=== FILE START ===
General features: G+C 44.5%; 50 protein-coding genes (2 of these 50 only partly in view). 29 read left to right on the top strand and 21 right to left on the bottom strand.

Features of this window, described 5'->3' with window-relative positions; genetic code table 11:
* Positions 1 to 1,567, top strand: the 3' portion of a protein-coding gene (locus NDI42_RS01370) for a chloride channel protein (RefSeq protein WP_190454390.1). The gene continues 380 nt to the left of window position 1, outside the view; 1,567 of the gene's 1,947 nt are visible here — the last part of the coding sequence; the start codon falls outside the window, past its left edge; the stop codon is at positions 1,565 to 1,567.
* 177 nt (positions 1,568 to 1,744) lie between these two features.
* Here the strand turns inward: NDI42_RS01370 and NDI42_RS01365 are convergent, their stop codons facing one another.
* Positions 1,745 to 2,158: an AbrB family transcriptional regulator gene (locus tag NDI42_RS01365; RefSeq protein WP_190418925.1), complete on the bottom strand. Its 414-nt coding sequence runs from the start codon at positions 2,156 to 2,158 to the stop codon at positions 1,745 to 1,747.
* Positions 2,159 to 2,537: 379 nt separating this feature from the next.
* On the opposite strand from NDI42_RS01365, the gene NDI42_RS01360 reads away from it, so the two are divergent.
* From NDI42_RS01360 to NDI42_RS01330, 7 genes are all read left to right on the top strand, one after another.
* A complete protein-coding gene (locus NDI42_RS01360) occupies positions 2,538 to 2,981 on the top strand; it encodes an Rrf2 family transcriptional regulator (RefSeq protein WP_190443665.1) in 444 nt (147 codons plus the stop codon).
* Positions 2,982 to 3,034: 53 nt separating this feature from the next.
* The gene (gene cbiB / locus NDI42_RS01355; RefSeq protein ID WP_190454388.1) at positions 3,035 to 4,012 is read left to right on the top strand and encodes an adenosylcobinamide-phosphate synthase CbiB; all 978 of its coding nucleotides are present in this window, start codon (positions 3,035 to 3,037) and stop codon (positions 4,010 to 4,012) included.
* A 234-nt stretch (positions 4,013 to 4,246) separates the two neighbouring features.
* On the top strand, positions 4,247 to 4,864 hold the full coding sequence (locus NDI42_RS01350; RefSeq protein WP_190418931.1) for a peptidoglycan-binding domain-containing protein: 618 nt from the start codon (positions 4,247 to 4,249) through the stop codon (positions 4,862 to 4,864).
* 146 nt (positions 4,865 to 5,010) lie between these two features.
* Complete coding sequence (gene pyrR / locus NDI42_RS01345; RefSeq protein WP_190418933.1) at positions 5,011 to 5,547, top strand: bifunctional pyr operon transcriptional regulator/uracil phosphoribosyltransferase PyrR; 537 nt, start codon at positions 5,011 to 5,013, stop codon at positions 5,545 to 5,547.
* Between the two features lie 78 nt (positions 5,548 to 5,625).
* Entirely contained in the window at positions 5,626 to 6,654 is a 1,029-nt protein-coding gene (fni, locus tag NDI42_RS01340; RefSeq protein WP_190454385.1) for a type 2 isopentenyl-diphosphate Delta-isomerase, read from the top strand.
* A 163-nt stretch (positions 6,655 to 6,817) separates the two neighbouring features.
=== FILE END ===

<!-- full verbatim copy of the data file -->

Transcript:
General features: G+C 44.5%; 50 protein-coding genes (2 of these 50 only partly in view). 29 read left to right on the top strand and 21 right to left on the bottom strand.

Features of this window, described 5'->3' with window-relative positions; genetic code table 11:
* Positions 1 to 1,567, top strand: the 3' portion of a protein-coding gene (locus NDI42_RS01370) for a chloride channel protein (RefSeq protein WP_190454390.1). The gene continues 380 nt to the left of window position 1, outside the view; 1,567 of the gene's 1,947 nt are visible here — the last part of the coding sequence; the start codon falls outside the window, past its left edge; the stop codon is at positions 1,565 to 1,567.
* 177 nt (positions 1,568 to 1,744) lie between these two features.
* Here the strand turns inward: NDI42_RS01370 and NDI42_RS01365 are convergent, their stop codons facing one another.
* Positions 1,745 to 2,158: an AbrB family transcriptional regulator gene (locus tag NDI42_RS01365; RefSeq protein WP_190418925.1), complete on the bottom strand. Its 414-nt coding sequence runs from the start codon at positions 2,156 to 2,158 to the stop codon at positions 1,745 to 1,747.
* Positions 2,159 to 2,537: 379 nt separating this feature from the next.
* On the opposite strand from NDI42_RS01365, the gene NDI42_RS01360 reads away from it, so the two are divergent.
* From NDI42_RS01360 to NDI42_RS01330, 7 genes are all read left to right on the top strand, one after another.
* A complete protein-coding gene (locus NDI42_RS01360) occupies positions 2,538 to 2,981 on the top strand; it encodes an Rrf2 family transcriptional regulator (RefSeq protein WP_190443665.1) in 444 nt (147 codons plus the stop codon).
* Positions 2,982 to 3,034: 53 nt separating this feature from the next.
* The gene (gene cbiB / locus NDI42_RS01355; RefSeq protein ID WP_190454388.1) at positions 3,035 to 4,012 is read left to right on the top strand and encodes an adenosylcobinamide-phosphate synthase CbiB; all 978 of its coding nucleotides are present in this window, start codon (positions 3,035 to 3,037) and stop codon (positions 4,010 to 4,012) included.
* A 234-nt stretch (positions 4,013 to 4,246) separates the two neighbouring features.
* On the top strand, positions 4,247 to 4,864 hold the full coding sequence (locus NDI42_RS01350; RefSeq protein WP_190418931.1) for a peptidoglycan-binding domain-containing protein: 618 nt from the start codon (positions 4,247 to 4,249) through the stop codon (positions 4,862 to 4,864).
* 146 nt (positions 4,865 to 5,010) lie between these two features.
* Complete coding sequence (gene pyrR / locus NDI42_RS01345; RefSeq protein WP_190418933.1) at positions 5,011 to 5,547, top strand: bifunctional pyr operon transcriptional regulator/uracil phosphoribosyltransferase PyrR; 537 nt, start codon at positions 5,011 to 5,013, stop codon at positions 5,545 to 5,547.
* Between the two features lie 78 nt (positions 5,548 to 5,625).
* Entirely contained in the window at positions 5,626 to 6,654 is a 1,029-nt protein-coding gene (fni, locus tag NDI42_RS01340; RefSeq protein WP_190454385.1) for a type 2 isopentenyl-diphosphate Delta-isomerase, read from the top strand.
* A 163-nt stretch (positions 6,655 to 6,817) separates the two neighbouring features.